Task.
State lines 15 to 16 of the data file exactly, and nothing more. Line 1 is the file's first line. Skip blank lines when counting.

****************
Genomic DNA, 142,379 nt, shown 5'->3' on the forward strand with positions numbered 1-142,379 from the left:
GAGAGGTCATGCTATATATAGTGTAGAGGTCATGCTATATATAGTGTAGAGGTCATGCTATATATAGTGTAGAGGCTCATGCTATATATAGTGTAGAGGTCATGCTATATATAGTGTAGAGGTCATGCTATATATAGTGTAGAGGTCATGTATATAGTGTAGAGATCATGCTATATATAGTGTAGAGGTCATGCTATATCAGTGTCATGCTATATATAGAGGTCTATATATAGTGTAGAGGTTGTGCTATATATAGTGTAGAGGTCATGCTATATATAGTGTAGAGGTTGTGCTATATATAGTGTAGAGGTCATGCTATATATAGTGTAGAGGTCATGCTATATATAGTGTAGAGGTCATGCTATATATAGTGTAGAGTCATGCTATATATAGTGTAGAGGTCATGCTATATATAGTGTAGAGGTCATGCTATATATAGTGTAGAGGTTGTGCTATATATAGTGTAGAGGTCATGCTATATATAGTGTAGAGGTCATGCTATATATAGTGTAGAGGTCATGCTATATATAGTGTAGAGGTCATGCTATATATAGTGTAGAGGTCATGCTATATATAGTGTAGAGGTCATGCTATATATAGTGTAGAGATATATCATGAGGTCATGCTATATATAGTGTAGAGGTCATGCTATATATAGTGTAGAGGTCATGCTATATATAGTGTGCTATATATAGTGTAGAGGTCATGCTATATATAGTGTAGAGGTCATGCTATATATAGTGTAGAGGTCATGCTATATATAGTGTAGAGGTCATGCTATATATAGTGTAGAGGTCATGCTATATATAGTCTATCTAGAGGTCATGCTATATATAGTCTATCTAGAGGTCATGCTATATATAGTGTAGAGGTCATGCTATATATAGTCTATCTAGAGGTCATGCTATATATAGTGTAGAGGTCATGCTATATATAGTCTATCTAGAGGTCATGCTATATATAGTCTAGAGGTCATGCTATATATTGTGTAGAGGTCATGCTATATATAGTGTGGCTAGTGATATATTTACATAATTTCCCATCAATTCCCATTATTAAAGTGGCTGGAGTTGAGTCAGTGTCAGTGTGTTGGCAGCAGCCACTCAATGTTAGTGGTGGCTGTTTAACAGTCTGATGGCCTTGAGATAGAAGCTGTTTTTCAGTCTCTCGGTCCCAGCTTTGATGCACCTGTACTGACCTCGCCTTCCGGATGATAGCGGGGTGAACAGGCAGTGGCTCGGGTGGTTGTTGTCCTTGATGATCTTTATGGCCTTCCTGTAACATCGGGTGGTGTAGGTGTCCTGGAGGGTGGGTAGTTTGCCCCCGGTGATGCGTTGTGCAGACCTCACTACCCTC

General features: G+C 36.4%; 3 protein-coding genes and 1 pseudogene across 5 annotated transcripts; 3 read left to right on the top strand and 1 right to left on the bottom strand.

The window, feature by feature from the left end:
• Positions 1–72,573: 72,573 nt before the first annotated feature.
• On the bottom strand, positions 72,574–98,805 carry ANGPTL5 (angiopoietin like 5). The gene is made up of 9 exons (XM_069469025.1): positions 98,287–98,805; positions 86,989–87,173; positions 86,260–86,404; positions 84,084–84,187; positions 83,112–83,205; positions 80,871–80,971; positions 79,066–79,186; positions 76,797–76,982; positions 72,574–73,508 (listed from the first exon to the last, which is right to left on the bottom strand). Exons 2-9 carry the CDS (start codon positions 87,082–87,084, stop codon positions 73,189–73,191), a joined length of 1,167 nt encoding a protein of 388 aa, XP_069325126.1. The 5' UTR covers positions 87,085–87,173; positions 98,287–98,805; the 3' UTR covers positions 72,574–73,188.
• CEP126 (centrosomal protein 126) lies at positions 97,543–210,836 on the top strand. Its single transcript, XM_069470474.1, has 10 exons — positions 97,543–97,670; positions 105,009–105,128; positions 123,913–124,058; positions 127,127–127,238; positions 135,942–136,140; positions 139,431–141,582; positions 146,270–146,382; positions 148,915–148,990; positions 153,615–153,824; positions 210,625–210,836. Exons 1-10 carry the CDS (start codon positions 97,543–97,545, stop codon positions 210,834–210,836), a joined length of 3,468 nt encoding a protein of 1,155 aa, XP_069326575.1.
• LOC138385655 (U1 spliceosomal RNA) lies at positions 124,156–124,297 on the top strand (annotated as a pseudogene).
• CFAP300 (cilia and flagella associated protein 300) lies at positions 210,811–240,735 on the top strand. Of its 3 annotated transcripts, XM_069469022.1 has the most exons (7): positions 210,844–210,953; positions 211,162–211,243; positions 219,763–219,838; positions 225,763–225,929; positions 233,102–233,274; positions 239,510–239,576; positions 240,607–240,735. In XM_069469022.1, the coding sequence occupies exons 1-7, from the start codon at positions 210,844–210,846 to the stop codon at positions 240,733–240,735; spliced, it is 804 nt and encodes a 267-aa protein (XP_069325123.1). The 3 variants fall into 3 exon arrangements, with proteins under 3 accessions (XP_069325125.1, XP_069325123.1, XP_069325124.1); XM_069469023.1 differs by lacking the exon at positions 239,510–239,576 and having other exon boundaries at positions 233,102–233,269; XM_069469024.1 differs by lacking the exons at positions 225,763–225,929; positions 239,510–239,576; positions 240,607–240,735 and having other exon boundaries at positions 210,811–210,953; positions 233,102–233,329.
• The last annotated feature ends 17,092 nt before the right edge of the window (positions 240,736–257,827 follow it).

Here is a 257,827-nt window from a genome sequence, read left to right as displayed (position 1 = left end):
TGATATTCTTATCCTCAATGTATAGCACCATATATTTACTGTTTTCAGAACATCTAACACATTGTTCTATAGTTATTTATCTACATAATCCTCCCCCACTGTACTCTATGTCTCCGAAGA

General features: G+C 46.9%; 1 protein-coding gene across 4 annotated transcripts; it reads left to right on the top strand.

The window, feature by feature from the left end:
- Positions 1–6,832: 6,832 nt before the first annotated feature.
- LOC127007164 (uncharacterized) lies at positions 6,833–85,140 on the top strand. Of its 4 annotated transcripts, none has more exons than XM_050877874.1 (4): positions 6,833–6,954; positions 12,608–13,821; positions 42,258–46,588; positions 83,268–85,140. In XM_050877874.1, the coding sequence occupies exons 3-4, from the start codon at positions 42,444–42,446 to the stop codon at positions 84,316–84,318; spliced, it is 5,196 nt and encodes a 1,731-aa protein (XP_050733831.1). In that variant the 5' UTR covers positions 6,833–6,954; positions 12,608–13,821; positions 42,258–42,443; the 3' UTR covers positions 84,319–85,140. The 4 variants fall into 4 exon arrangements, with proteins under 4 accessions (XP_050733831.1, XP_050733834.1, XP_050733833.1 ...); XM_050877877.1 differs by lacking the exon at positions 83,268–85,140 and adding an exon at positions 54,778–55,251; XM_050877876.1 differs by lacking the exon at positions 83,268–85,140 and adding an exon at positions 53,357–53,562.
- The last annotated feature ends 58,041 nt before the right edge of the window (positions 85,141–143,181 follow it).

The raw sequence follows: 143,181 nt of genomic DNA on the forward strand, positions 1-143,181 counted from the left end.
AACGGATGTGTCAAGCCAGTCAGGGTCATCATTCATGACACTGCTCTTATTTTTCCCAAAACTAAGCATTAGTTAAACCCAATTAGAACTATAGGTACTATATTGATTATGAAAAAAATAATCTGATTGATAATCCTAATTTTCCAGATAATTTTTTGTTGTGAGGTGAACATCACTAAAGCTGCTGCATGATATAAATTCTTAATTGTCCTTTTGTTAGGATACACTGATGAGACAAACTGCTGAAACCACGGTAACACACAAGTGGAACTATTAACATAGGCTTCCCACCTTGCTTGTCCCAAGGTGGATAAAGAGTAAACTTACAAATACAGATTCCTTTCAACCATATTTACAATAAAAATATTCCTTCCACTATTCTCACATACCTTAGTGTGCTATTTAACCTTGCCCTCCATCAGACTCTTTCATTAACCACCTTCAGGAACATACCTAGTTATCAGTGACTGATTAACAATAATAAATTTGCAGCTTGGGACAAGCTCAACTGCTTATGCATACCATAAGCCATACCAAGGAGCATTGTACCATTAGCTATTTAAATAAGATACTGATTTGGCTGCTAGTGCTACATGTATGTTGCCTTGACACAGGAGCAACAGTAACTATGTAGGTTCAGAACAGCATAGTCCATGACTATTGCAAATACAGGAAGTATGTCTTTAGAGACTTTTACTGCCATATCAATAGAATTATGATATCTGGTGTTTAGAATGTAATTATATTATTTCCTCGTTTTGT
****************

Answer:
- Positions 1–6,832: 6,832 nt before the first annotated feature.
- LOC127007164 (uncharacterized) lies at positions 6,833–85,140 on the top strand. Of its 4 annotated transcripts, none has more exons than XM_050877874.1 (4): positions 6,833–6,954; positions 12,608–13,821; positions 42,258–46,588; positions 83,268–85,140. In XM_050877874.1, the coding sequence occupies exons 3-4, from the start codon at positions 42,444–42,446 to the stop codon at positions 84,316–84,318; spliced, it is 5,196 nt and encodes a 1,731-aa protein (XP_050733831.1). In that variant the 5' UTR covers positions 6,833–6,954; positions 12,608–13,821; positions 42,258–42,443; the 3' UTR covers positions 84,319–85,140. The 4 variants fall into 4 exon arrangements, with proteins under 4 accessions (XP_050733831.1, XP_050733834.1, XP_050733833.1 ...); XM_050877877.1 differs by lacking the exon at positions 83,268–85,140 and adding an exon at positions 54,778–55,251; XM_050877876.1 differs by lacking the exon at positions 83,268–85,140 and adding an exon at positions 53,357–53,562.